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Movies, dining and things to do / Spokane and North Idaho

“Django Unchained”: a film without end

We fought our way through the crowds to see a movie today. But the crowds, which I'm fairly certain were there for “Les Miserables,” didn't fill up the seats in our theater. That's because we'd bought tickets to “Django Unchained,” the new flick from Quentin Tarantino.

And, look, I will forgive Tarantino pretty much everything because of his 1995 masterpiece “Pulp Fiction.” And even though I haven't liked anything he's done since then nearly as much, I will admit that parts of his films are amazing: some of the fights in “Kill Bill,” the opening sequence of “Inglorious Basterds.”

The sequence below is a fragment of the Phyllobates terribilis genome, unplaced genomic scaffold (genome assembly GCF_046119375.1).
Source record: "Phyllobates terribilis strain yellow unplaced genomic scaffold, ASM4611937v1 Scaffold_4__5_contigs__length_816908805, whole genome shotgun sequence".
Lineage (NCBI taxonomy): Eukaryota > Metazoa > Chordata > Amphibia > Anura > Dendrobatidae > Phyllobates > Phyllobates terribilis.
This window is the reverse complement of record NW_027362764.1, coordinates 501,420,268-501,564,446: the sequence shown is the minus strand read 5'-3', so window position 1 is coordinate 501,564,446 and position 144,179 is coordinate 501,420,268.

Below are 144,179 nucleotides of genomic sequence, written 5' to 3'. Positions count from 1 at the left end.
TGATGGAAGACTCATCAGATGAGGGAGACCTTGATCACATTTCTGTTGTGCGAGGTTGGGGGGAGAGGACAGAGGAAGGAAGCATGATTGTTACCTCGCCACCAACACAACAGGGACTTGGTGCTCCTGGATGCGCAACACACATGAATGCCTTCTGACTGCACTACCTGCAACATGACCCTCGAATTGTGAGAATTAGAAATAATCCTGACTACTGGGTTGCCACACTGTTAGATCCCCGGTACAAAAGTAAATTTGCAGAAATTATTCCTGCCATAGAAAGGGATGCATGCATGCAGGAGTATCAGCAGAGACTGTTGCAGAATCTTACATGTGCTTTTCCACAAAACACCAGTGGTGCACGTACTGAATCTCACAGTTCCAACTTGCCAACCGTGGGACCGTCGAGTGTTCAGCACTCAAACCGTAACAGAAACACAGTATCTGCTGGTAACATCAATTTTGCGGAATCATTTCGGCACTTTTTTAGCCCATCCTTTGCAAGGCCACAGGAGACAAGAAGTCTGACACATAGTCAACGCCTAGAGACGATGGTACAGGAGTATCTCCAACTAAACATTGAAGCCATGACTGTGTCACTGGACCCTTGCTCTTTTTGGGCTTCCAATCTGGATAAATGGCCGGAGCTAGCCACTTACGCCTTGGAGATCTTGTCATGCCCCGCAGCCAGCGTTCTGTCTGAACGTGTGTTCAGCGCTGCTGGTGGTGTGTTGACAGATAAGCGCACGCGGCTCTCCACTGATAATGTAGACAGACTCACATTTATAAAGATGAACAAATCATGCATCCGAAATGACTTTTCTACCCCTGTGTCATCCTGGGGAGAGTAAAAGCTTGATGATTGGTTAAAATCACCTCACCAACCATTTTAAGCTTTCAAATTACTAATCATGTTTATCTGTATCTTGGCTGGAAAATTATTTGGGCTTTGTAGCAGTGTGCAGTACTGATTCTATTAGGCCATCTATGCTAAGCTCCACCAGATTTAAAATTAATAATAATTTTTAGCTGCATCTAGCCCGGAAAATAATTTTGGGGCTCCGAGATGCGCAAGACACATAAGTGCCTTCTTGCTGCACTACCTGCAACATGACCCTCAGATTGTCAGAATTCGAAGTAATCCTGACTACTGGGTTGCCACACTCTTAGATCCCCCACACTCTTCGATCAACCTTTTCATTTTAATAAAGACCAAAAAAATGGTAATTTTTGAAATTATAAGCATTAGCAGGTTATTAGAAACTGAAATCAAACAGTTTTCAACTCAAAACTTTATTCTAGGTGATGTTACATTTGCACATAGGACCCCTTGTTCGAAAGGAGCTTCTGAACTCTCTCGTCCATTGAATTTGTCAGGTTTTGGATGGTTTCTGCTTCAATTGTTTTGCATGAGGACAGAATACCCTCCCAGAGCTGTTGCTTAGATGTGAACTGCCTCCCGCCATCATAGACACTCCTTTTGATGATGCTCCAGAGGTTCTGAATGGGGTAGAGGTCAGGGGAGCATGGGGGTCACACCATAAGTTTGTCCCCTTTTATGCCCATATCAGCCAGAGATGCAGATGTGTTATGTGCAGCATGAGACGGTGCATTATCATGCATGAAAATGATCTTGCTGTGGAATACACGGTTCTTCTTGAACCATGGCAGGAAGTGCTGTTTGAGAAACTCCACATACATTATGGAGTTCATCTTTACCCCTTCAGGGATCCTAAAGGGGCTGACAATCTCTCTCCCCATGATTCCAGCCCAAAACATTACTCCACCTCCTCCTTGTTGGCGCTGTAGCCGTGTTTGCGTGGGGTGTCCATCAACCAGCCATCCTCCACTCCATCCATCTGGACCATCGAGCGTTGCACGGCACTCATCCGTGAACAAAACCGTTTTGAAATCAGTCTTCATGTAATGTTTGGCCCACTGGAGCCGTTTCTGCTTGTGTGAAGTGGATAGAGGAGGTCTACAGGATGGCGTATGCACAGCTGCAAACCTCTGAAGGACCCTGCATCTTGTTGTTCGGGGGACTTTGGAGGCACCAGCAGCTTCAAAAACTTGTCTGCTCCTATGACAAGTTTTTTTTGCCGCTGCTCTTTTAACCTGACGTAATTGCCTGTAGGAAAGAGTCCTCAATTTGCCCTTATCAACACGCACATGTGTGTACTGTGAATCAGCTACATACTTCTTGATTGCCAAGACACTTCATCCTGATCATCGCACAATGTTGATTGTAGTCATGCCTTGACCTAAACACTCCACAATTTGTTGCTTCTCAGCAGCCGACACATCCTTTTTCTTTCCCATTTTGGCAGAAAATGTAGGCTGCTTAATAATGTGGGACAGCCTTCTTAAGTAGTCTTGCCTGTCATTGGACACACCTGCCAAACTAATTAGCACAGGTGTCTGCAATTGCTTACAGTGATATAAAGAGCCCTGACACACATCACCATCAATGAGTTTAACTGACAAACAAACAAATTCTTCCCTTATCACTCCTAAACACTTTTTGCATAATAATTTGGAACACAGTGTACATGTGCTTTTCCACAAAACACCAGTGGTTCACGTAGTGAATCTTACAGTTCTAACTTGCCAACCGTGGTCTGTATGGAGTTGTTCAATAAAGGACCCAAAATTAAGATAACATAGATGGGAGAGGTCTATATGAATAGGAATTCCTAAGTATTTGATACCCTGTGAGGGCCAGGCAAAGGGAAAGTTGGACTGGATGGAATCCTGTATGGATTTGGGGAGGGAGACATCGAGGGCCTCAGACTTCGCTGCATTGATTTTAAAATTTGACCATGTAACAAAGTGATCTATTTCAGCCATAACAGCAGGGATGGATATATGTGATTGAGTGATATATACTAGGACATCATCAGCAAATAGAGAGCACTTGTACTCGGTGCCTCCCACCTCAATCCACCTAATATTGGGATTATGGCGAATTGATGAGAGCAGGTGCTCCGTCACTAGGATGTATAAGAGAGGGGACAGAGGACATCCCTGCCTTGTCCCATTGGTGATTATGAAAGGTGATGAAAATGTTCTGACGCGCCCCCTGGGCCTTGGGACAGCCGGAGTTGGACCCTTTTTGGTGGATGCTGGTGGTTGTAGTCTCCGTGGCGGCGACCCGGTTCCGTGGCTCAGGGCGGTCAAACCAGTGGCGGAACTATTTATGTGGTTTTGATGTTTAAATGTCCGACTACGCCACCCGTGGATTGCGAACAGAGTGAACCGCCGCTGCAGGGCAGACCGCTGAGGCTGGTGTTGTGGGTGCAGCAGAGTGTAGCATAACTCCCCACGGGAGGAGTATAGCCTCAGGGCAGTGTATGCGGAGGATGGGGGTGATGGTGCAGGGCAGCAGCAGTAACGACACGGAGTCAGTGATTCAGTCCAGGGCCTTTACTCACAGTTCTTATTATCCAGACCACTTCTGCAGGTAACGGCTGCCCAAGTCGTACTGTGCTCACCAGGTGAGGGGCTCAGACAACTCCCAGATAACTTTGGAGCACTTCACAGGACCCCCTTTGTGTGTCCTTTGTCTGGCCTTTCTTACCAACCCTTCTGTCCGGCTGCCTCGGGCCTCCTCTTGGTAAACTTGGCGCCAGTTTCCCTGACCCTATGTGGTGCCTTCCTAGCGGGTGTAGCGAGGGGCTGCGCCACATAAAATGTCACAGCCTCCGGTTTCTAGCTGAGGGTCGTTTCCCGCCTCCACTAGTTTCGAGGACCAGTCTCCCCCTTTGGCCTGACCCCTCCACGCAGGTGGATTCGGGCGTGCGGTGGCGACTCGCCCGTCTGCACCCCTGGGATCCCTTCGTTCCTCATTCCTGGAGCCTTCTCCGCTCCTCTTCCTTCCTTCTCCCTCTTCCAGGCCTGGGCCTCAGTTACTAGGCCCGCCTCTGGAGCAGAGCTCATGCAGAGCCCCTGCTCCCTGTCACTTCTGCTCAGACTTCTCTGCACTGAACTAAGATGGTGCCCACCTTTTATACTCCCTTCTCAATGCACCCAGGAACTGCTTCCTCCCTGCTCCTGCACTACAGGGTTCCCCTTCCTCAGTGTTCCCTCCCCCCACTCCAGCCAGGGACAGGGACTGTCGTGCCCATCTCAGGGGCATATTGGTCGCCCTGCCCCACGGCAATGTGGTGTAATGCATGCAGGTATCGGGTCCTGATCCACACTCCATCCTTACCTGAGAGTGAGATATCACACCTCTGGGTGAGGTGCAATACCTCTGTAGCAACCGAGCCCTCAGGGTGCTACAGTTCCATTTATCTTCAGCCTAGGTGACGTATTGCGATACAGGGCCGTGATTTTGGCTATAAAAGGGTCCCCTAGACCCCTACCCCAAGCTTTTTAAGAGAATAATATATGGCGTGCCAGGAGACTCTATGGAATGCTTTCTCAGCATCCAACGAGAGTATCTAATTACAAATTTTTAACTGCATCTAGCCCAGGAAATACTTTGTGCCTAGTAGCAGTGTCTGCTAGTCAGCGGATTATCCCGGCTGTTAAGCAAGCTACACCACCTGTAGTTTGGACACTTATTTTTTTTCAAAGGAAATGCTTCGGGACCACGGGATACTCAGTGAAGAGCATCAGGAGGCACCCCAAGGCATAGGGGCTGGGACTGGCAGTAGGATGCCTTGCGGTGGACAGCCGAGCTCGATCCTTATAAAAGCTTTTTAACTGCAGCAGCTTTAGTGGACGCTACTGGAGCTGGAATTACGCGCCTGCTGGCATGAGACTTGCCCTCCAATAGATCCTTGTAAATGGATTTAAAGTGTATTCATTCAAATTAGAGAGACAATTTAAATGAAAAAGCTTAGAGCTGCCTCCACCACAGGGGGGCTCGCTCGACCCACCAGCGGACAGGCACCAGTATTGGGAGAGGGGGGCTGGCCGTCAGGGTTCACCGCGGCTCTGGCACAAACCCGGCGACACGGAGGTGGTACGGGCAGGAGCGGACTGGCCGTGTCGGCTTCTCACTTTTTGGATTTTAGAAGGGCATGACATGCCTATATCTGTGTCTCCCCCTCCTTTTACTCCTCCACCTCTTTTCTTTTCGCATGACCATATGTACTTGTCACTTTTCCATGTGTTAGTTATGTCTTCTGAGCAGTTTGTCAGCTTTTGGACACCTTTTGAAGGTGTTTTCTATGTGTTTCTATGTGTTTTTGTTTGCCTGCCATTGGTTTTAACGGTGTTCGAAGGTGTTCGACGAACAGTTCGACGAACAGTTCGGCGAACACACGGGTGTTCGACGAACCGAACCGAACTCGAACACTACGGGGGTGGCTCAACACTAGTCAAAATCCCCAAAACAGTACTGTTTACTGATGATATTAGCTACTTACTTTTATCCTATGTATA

But here's the thing: Both “Inglorious Basterds” and Django Unchained” prove that, as a screenwriter at least, Tarantino has lost the ability to write a decent third act. Two-thirds of the way through “Django,” which features Jamie Foxx, Christophe Waltz and Leonardo DiCaprio, I was having a great time.

And then, just as “Inglorious Basterds” did, the film turned into a simple revenge flick. No subtlety (not a Tarantino strong point), no twist, no emotional or intellectual depth. Just … simple … revenge. And massive killings. Not to give anything away, but just as “Inglorious Basterds” rewrites the end of World War II, “Django Unchained” tries to find justice for the evils of slavery.

Not a bad intention. If only the execution had been better thought out.

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